How Long do I Have to Sue My Employer? If your potential suit is in regards to a Fair Employment and Housing Act Violation, earlier this year, a California Court of Appeals released a decision regarding an employee’s claim under the Fair Employment and Housing Act (FEHA). The decision is the first to address the issue of how long an employee has to file a claim, that length of time also known as the statute of limitations. (Non-FEHA claims: intentional infliction of emotional distress and negligent hiring)
Fair Employment and Housing Act
FEHA prevents discrimination in employment on the basis of a variety of reasons, including:
- Age (over 40);
- Marital status;
- Gender; and
- Sexual orientation.
FEHA also protects employees from retaliation for reporting discrimination in the workplace. Employees may file private lawsuits under the FEHA, but they first must go to the California Department of Fair Employment and Housing to exhaust their administrative remedies. An employee has one year from the date of the discriminatory act to file a claim with the Department to seek what is referred to as a right to sue letter.
Employers Cannot Shorten the Time to Sue under the FEHA
The employee in the case, Ellis v. U.S. Security Associates et al., worked as a security guard for a company in Northern California and alleged that she was subjected to sexual harassment by a supervisor. As the court’s decision details, Ms. Ellis reported unwanted sexual advances and unrealized promises to raise her rate of pay. Ms. Ellis filed a claim with the Department of Fair Employment and Housing and received a right to sue letter. She then filed a lawsuit against her former employer.
The lower court dismissed Ms. Ellis’ claims because she had signed an employment agreement when she started working for the security company in which she agreed that she only had 6 months to bring any discrimination claims. While parties to agreements sometimes do agree to shorten the statute of limitations, the practice is one that has been met with varying success throughout the country. In this particular instance, the Court of Appeals determined that the provision in the contract shortening the statute of limitations was against public policy and it reversed the lower court’s decision.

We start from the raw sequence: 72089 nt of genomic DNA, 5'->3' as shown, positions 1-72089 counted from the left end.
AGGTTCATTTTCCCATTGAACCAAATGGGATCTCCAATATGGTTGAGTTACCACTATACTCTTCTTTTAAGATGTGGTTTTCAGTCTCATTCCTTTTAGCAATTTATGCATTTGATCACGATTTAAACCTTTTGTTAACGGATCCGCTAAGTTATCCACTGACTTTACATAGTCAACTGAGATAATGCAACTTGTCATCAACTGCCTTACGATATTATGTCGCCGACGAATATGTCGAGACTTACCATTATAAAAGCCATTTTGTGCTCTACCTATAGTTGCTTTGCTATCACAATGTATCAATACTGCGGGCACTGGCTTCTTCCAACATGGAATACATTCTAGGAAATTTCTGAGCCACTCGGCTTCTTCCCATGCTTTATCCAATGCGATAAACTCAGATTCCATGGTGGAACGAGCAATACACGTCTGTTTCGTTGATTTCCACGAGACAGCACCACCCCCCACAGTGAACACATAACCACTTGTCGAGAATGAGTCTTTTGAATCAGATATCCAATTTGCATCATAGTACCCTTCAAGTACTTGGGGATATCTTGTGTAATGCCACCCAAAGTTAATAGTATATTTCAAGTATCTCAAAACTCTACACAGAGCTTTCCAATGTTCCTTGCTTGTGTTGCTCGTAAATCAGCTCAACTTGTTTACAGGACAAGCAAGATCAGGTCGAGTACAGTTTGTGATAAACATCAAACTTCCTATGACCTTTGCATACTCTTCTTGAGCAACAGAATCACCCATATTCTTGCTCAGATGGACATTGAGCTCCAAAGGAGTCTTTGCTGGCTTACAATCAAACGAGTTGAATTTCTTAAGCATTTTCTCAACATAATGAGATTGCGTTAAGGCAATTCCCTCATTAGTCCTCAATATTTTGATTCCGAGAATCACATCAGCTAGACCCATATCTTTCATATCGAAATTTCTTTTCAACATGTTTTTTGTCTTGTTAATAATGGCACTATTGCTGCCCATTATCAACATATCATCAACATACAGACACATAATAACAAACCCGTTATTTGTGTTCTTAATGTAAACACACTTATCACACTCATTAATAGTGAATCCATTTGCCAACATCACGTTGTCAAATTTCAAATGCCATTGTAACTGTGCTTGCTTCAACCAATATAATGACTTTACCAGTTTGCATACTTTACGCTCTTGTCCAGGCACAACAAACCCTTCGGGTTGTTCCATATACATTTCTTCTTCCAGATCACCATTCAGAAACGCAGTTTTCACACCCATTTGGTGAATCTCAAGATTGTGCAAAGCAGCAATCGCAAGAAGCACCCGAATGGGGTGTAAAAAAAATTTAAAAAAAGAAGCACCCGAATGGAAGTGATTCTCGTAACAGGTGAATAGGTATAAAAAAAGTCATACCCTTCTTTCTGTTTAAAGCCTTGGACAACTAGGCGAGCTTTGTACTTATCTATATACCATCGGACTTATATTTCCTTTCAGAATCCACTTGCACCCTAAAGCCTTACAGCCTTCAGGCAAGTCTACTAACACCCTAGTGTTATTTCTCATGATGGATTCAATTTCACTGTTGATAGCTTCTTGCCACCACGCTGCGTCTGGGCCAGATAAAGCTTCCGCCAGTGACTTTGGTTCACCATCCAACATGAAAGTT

The Court of Appeals’ decision on public policy was based on the premise that the FEHA is designed to protect employees against discrimination and retaliation in the workplace and provides remedies for employees who have experienced either. The FEHA also requires employees to exhaust all administrative remedies. An employee who follows the rules of the FEHA and exhausts all administrative remedies will likely not be able to sue within a shortened amount of time as allowed by an employment contract. Therefore, if enforced, the 6-month time period that Ms. Ellis agreed to in her employment contract would have the result of not allowing Ms. Ellis to pursue her claims under the FEHA. The court determined that this was against public policy and the purpose of the FEHA.
Contact Us for Legal Help
Do you feel you have been harassed or discriminated against at your place of employment? The labor and employment attorneys at Beck Law P.C. have experience litigating employment lawsuits, including sexual harassment and retaliation cases and can advise you on these types of matters. Please contact us if online or by phone at 707-576-7175 to schedule a consultation with one of our attorneys.